Joe Gieringer, Senior Staff Writer

It’s hard not to compare a director/writer’s freshman and sophomore efforts, especially when the subject matter is so intertwined, and that’s exactly how most critics are sizing up Neill Blomkamp’s “Elysium”.

First, let me say this: “District 9” is better. Blomkamp turned the science fiction genre on its head with his breakout 2009 darling, which dealt with social issues like racism, xenophobia and late 20th century apartheid and segregation. This time, Blomkamp turned his focus to much more pointed and immediate issues, such as immigration reform, wealth inequality and health care. While its themes are broader in scope and more controversial in nature, they are generally more caustic and heavy-handed in tone. “Elysium” knows where it stands, and refuses to compromise either way.

“Elysium” might force the issue a bit with its in-your-face social justice, but it works pretty well as a sci-fi thriller. Much in the way that “Blade Runner” turned Los Angeles into a film noir, dystopian nightmare, “Elysium” captures the future L.A as a gritty, overcrowded slum, largely Latin-based in culture and eerily plausible. The actual look of the movie is uniquely possible and Blomkamp delivers action at just the right pace to keep those less interested by mise-en-scène and motifs satisfied.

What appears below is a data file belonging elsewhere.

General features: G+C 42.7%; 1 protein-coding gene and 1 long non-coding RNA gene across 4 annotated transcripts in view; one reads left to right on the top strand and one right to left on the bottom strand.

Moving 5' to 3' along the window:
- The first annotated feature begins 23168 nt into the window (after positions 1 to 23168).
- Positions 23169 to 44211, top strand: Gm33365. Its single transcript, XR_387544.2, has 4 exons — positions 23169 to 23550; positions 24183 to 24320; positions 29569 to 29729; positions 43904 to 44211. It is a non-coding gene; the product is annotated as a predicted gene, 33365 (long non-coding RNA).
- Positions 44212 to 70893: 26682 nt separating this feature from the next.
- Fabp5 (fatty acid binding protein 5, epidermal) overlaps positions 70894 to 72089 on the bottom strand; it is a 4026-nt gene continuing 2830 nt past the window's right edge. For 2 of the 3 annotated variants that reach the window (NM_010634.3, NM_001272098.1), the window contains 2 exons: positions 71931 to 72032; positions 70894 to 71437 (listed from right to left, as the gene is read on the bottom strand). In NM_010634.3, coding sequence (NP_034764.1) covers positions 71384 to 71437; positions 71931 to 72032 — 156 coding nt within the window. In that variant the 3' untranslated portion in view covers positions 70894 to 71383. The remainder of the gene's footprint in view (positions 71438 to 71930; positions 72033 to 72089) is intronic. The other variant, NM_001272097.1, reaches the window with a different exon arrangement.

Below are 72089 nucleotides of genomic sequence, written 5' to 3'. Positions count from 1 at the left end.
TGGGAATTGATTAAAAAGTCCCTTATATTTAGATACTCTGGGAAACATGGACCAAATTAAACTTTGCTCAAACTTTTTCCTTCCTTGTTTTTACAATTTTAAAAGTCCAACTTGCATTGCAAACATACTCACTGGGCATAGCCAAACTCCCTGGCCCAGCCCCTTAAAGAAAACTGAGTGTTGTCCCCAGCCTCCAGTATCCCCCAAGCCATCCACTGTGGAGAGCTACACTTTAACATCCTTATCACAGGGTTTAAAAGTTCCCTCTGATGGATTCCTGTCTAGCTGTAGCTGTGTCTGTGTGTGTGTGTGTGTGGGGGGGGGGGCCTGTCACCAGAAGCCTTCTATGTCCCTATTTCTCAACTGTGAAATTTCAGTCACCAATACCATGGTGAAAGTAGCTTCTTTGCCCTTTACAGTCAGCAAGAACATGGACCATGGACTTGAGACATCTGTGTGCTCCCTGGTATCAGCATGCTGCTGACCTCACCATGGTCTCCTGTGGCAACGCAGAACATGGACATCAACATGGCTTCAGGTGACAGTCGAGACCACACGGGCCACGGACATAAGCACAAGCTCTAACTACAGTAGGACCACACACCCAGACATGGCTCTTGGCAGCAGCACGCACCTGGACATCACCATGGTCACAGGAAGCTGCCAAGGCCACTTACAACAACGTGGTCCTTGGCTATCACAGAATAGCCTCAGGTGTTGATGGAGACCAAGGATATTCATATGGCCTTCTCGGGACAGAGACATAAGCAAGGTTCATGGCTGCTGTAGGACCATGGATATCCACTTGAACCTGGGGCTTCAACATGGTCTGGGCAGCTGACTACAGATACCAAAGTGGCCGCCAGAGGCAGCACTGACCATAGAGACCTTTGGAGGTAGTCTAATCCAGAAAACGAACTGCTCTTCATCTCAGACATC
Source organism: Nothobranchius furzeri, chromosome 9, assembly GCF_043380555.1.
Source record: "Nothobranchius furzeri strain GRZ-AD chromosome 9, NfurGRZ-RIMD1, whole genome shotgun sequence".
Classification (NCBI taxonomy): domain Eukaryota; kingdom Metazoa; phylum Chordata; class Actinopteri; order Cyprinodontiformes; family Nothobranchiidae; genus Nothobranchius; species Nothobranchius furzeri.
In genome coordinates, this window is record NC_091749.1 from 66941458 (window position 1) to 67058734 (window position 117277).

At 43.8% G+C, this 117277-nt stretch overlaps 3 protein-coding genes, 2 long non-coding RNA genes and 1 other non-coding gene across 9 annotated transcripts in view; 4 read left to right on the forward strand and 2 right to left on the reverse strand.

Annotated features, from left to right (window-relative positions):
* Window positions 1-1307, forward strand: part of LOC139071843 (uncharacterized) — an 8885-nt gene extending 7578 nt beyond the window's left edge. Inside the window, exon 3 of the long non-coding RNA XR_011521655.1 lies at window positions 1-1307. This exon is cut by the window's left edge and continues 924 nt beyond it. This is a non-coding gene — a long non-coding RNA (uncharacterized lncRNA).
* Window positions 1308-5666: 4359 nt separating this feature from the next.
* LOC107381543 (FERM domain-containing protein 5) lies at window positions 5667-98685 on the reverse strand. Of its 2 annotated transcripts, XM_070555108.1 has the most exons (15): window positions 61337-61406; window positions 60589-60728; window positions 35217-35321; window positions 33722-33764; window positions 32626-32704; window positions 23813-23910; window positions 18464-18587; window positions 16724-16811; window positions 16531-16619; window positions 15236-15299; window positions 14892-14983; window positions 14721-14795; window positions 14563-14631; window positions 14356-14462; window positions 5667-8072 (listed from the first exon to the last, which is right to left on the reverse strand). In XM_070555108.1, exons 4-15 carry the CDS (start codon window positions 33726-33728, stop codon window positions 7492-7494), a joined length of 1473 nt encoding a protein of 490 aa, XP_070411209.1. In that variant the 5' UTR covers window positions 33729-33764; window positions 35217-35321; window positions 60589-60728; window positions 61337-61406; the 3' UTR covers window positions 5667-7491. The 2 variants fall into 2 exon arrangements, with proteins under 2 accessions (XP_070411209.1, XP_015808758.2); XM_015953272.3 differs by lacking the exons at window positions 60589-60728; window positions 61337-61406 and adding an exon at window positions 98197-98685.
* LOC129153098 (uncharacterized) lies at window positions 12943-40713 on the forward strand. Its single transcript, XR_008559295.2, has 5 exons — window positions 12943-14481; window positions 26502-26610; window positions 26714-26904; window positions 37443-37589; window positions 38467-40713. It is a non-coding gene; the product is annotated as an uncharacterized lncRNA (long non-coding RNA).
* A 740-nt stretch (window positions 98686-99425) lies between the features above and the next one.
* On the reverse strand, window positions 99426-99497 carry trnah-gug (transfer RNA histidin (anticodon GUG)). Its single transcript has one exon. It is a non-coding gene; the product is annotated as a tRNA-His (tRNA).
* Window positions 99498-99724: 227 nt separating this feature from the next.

Sharlto Copley is once again enjoyable, though he plays quite the foil to sympathetic Wikus van de Merwe of “District 9”, which was his feature film debut. Matt Damon’s social activism made him an obvious choice for the protagonist, Max, and Jodie Foster was great as the vicious and calculating Secretary of Defense Jessica Delacourt.

So far, “Elysium” has enjoyed generally favorable reviews and has made back its $115 million budget, but has largely been thought of as a step down for Blomkamp. This was my most anticipated movie of the year, and I can’t say that I was completely satisfied with the experience. But I can say that as a stand-alone film, it was great. The ending was predictable but it made sense, and any gripes that viewers have had with “Elysium” have been largely fastidious. It seems that everyone wanted another “District 9,” which was unfair and impossible for Blomkamp to deliver. If one takes the time to watch “Elysium” on its own terms, they’ll be pleasantly surprised by just how enjoyable of a film it is.

Many films that are now sci-fi staples were once in the same mediocre category that “Elysium” finds itself. “Blade Runner” and “Dark City” were misunderstood upon the time of their release, and it took years for them to find their place among the annals of cinema greatness. So, too, will “Elysium.” The way we look at the world and its issues changes much more rapidly than we think, and 30 years from now I believe “Elysium” will be looked back on as way ahead of its time.

For now, Blomkamp will have to be content with his sophomore effort labeled as “good enough.”